Wednesday, July 27, 2011
Giacomo Puccini - Manon Lescaut, Callas, Di Stefano, Fioravanti, Teatro Alla Scala, Serafin (EMI - 29 0041 3)
I owe my love of opera totally to my mother whom started taking me to the opera house when I was 7 years old. I was thinking quite radically at that time concerning opera since they were not singing in my own language and I had no idea what they were meaning, but I was stunned by the sheer strength of their voices as well as the stage preparation. However, all the program details we received consisted of only a brief explanation of the story and not the translation of the libretto. This I believe is the biggest mistake our opera house had.
Manon Lescaut is the opera of Giacomo Puccini (1858-1924) whom most opera lovers know quite well due his series of frequently performed works like Tosca, Turandot, Madama Butterfly and La Boheme. He is regarded as continuity of Italian opera after Guiseppe Verdi, but his style has more resemblances to Richard Wagner.
Manon Lescaut is an opera based on the story of Abbe Prevost. The libretto was written by 5 different librettists and therefore none have been credited officially. Manon Lescaut was the third opera of Puccini and it was the first one to earn him fame in Europe. It is also among the most performed operas in the world still. However, there are two more operas based on the same story one with the same name and the other named just as Manon by Jules Massenet. Both were written before Puccini's version. I have no single idea why a story attracted this much of an interest in the views of composers apart from the fact that it has intrigue and human weaknesses in its plot which are by and large the most compelling points of operas.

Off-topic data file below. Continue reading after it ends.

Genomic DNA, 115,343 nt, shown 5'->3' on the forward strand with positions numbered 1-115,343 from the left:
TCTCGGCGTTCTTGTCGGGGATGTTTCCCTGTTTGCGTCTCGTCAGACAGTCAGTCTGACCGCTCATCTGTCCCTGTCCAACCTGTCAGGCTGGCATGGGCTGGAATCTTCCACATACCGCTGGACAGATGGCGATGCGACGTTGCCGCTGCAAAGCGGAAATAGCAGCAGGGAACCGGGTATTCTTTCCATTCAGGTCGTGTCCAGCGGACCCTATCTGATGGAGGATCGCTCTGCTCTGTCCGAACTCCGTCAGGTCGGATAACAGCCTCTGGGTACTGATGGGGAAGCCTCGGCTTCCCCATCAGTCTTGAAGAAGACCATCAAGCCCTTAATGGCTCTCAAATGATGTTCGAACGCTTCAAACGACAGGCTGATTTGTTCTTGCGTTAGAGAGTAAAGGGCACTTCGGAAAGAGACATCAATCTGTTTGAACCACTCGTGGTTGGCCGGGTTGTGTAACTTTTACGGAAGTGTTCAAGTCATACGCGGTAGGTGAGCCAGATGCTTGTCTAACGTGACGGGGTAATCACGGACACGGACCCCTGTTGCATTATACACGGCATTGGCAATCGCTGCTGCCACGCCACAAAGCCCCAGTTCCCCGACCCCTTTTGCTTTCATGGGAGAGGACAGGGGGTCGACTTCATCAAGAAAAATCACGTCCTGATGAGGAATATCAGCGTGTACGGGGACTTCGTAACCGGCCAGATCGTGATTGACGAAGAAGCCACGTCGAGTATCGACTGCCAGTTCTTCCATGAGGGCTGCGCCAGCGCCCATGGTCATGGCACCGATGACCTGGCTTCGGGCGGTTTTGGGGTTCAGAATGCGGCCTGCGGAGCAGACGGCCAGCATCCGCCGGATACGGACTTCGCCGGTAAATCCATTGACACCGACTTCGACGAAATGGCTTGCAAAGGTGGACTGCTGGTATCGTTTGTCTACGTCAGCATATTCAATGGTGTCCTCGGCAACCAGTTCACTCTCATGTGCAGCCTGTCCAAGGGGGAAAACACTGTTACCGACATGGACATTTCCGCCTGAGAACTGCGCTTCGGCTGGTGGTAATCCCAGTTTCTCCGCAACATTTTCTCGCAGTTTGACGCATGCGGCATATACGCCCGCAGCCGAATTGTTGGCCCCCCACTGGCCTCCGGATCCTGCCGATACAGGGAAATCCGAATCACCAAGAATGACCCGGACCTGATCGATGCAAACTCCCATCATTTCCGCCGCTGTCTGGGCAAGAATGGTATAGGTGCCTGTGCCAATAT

This version that I have listened was recorded in 1959 and involves a giant cooperation under Tullio Serafin where Maria Callas performs as Manon Lescaut, Giulio Fioravanti as Lescaut (Her brother) and Giuseppe Di Stefano as Des Grieux (Her lover). It was performed in Del Teatro Alla Scala Di Milano as usual for Serafin himself. The record I have is a digitally mastered version of the original, yet still mono and is dated 1982. Sorry to have limited sources to search and buy the original version.
Maria Callas can be listened in a very strong performance throughout the 4 acts even though as standard, she is at her best in the 4th act. She performs with such ferocity and poetry at times that you don't miss not being there as you can directly imagine yourself sitting in the opera house. Giuseppe Di Stefano makes a powerful Des Grieux and compelling, but I have received comments that Pavarotti's performance was at a much higher level. That I shall see listen later on some day.
It is the second opera that I'm listening at home (The first was Madama Butterfly by Puccini again) and I should admit the first one went on with a little confusion on my part due to it being my first apart from an opera house. I needed a little time to adjust my perception and fuel my imagination, but it didn't take long with the libretto in hand. Opera recordings with librettos are a great help to humanity who don't have the knowledge of Italian or German in their portfolio. I am still in my warming stages of opera listening at home and it will take some time until I take on the daring Wagner's Ring cycle. That will be a true trial of my in house opera listening skills.